The five pure lights represent the subtle and purified vision of the five elements that arise from them. The energy of the lights arises from the primordial base, or the presence and clarity of the primordial state. The five lights are related to the five pure visions, the five wisdoms, and the five deities (the Bon version of the five Buddha families), and other correspondences – a chart is given here. He touches on a teaching called – The Union of the Four Chakras – which refer to the wheel of the primordial base, the wheel of realization and illusion, the wheel of the yogic vajra body (channels, winds, and drops), and the wheel of the intermediate state (bardo).
Next there are some interesting teachings on the three kayas – relating them to emptiness, clarity, and energy (from subtle to gross) and to base, path, and result in the same manner. “When we practice, the emptiness we discover within the mind, within ourselves, is the Dharmakaya; the subtle existence of clarity, self-understanding, is the Sambhogakaya; and whatever concepts, memories, or passions manifest are the Nirmanakaya.”
Trekcho and Togel which are unique to Dzogchen are covered next. Trekcho is called “cutting loose” and refers to remaining in the natural state in stbilized one-pointed concentration. Togel means “working” and refers to exerting oneself while in the natural state. I have alss heard it called “leaping over.” Contemplation is integrated with energy in the form of light and vision. Results of this work are said to be particularly helpful when experiencing the bardo visions. He gives more interesting info on gazes to enhance Togel practice and more info on the nature of visions, light, energy, and the mind. Much interesting practice info occurs here.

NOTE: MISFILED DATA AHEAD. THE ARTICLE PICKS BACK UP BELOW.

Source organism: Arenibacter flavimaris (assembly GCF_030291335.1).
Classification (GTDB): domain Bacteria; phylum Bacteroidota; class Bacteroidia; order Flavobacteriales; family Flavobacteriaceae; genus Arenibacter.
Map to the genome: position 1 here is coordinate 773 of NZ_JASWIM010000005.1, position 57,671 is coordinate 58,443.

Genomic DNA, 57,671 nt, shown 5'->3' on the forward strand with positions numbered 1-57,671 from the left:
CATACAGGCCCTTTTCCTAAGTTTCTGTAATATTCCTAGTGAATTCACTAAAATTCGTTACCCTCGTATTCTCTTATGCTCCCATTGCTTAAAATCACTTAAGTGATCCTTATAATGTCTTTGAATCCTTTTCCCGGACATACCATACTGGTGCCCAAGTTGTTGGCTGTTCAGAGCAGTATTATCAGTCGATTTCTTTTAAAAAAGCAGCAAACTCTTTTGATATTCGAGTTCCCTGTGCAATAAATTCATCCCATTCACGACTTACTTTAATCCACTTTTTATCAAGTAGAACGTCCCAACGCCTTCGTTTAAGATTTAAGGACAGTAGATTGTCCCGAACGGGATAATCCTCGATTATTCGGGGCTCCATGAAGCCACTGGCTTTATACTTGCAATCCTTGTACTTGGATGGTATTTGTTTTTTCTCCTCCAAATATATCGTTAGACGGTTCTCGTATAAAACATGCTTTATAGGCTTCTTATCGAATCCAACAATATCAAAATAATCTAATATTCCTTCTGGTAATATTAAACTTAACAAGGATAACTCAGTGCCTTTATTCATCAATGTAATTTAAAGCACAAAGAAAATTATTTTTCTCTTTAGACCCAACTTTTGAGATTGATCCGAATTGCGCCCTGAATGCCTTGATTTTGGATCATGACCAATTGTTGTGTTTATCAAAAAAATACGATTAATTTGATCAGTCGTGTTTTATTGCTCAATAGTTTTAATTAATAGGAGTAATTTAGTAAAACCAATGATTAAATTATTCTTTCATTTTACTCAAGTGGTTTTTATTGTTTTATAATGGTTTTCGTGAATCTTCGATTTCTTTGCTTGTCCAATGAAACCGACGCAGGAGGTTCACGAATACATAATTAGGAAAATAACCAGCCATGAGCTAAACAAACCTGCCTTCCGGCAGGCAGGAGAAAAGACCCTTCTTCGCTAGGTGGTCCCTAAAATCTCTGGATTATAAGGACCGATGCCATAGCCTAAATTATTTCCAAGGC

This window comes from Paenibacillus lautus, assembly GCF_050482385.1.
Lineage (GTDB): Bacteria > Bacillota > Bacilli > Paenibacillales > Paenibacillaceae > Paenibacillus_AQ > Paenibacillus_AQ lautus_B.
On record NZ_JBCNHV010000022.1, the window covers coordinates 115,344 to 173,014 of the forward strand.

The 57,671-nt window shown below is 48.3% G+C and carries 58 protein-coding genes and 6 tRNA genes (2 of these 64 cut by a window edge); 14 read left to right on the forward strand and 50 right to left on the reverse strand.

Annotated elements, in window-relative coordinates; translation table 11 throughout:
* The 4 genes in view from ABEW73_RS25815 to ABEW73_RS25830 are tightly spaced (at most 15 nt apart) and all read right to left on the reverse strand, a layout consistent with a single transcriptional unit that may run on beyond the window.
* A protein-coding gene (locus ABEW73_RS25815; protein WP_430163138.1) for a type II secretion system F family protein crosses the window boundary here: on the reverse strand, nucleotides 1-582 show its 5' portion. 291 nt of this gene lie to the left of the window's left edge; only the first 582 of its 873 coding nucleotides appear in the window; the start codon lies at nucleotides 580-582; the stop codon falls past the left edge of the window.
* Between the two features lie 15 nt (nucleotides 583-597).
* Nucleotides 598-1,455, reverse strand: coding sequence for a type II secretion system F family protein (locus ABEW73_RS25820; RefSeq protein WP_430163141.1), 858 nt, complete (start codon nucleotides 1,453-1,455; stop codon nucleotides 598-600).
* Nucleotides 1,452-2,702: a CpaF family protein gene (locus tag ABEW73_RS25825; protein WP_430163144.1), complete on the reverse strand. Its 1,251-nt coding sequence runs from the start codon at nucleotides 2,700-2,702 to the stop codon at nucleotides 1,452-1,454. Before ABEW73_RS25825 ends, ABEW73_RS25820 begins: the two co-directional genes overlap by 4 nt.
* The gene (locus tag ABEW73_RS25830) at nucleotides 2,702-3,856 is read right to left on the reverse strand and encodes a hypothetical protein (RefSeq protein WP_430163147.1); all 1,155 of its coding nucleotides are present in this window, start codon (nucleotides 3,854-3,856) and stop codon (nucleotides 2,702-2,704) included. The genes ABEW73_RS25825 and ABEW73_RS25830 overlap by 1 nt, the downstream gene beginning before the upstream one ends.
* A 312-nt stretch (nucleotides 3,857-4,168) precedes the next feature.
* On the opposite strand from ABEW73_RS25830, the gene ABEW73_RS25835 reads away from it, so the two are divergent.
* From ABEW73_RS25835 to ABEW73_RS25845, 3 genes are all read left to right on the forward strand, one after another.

He next compares and points out some differences of Dzogchen and the Sutric Madhyamaka (Middle Way) philosophical system regarding absolute reality. In Sutra it is said to have only the quality of emptiness while in Dzogchen it has the quality of the inseparability of emptiness and clarity.
The last chapter is about the Bardo, death, and other intermediate states. Meditation practice is emphasized as a preparation for death as is the practice of non-attachment. He compares the death state to the sleep state and mentions dreaming practice where one should try to remain in a state of presence when becoming lucid in a dream. He also mentions the zhitro practices of the peaceful and wrathful deities as being a good preparation for death. The death process is described in terms of the five elements “rolling back” into one another – earth to water to fire to air to space. There are corresponding breakdowns on the physical level as well. He notes that death is not experienced in the same way by everyone and that it is best if we have the karma to be conscious of the death process so that we can remember the teachings and apply them. He lists the Six Clear Knowledges and the Six Recollections that practitioners should strive to recall during the death process. These involve things like knowing we are dead and knowing that the visions we are experiencing are projections of our own mind, that the essence of our mind is inherently pure, our yidam practice, etc. He also describes a Bonpo funerary rite that properly disposes of the la which he calls the soul or consciousness principle. This involves a special turquoise belonging to the deceased, an arrow, and white water (milk and water mixed). The idea is to recall the la and harmonize the energy of the deceased – which may be especially difficult if there was an illness affecting the vital energy during life. There are more teachings and explanations given here concerning the bardos. One thing said is that the more one practices dark retreat the more likely one will be able to apply the practices in the bardo. Finally there is an appendix about classifications of the Bon teachings and lists of lineage masters, etc.